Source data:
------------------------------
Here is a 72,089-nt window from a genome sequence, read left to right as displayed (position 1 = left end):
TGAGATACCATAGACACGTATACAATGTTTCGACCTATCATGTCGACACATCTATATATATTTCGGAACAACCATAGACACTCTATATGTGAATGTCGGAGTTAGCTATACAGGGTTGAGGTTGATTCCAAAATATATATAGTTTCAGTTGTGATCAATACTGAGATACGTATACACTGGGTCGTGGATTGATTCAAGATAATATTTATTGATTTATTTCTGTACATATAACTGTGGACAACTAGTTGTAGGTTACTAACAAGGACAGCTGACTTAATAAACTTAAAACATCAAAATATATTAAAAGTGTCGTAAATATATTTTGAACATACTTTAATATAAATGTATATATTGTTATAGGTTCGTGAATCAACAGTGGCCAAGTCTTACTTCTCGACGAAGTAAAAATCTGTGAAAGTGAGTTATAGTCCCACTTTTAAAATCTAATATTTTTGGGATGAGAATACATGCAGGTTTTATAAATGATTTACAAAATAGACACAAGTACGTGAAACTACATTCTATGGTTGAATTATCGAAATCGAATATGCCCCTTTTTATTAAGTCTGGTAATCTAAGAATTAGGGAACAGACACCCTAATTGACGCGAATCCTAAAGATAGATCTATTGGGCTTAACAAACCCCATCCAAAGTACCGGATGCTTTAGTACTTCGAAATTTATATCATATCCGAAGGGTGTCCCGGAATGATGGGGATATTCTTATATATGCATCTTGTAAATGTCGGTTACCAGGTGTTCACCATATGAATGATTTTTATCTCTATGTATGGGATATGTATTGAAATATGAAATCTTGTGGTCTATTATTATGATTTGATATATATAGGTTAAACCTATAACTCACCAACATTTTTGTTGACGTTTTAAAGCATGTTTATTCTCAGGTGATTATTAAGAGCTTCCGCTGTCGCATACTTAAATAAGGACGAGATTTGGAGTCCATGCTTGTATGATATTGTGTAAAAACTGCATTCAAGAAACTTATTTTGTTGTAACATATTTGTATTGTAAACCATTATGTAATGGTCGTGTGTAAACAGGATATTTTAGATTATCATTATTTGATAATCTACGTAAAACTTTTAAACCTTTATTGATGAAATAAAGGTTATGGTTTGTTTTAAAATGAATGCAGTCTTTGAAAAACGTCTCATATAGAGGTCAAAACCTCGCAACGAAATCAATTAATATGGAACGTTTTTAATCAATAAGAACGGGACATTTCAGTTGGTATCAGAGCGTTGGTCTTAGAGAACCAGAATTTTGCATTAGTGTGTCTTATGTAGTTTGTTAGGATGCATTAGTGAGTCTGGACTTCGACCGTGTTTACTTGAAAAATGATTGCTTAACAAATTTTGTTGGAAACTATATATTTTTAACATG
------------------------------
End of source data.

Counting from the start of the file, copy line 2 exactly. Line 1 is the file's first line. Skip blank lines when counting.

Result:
TGAGATACCATAGACACGTATACAATGTTTCGACCTATCATGTCGACACATCTATATATATTTCGGAACAACCATAGACACTCTATATGTGAATGTCGGAGTTAGCTATACAGGGTTGAGGTTGATTCCAAAATATATATAGTTTCAGTTGTGATCAATACTGAGATACGTATACACTGGGTCGTGGATTGATTCAAGATAATATTTATTGATTTATTTCTGTACATATAACTGTGGACAACTAGTTGTAGGTTACTAACAAGGACAGCTGACTTAATAAACTTAAAACATCAAAATATATTAAAAGTGTCGTAAATATATTTTGAACATACTTTAATATAAATGTATATATTGTTATAGGTTCGTGAATCAACAGTGGCCAAGTCTTACTTCTCGACGAAGTAAAAATCTGTGAAAGTGAGTTATAGTCCCACTTTTAAAATCTAATATTTTTGGGATGAGAATACATGCAGGTTTTATAAATGATTTACAAAATAGACACAAGTACGTGAAACTACATTCTATGGTTGAATTATCGAAATCGAATATGCCCCTTTTTATTAAGTCTGGTAATCTAAGAATTAGGGAACAGACACCCTAATTGACGCGAATCCTAAAGATAGATCTATTGGGCTTAACAAACCCCATCCAAAGTACCGGATGCTTTAGTACTTCGAAATTTATATCATATCCGAAGGGTGTCCCGGAATGATGGGGATATTCTTATATATGCATCTTGTAAATGTCGGTTACCAGGTGTTCACCATATGAATGATTTTTATCTCTATGTATGGGATATGTATTGAAATATGAAATCTTGTGGTCTATTATTATGATTTGATATATATAGGTTAAACCTATAACTCACCAACATTTTTGTTGACGTTTTAAAGCATGTTTATTCTCAGGTGATTATTAAGAGCTTCCGCTGTCGCATACTTAAATAAGGACGAGATTTGGAGTCCATGCTTGTATGATATTGTGTAAAAACTGCATTCAAGAAACTTATTTTGTTGTAACATATTTGTATTGTAAACCATTATGTAATGGTCGTGTGTAAACAGGATATTTTAGATTATCATTATTTGATAATCTACGTAAAACTTTTAAACCTTTATTGATGAAATAAAGGTTATGGTTTGTTTTAAAATGAATGCAGTCTTTGAAAAACGTCTCATATAGAGGTCAAAACCTCGCAACGAAATCAATTAATATGGAACGTTTTTAATCAATAAGAACGGGACATTTCAGTTGGTATCAGAGCGTTGGTCTTAGAGAACCAGAATTTTGCATTAGTGTGTCTTATGTAGTTTGTTAGGATGCATTAGTGAGTCTGGACTTCGACCGTGTTTACTTGAAAAATGATTGCTTAACAAATTTTGTTGGAAACTATATATTTTTAACATG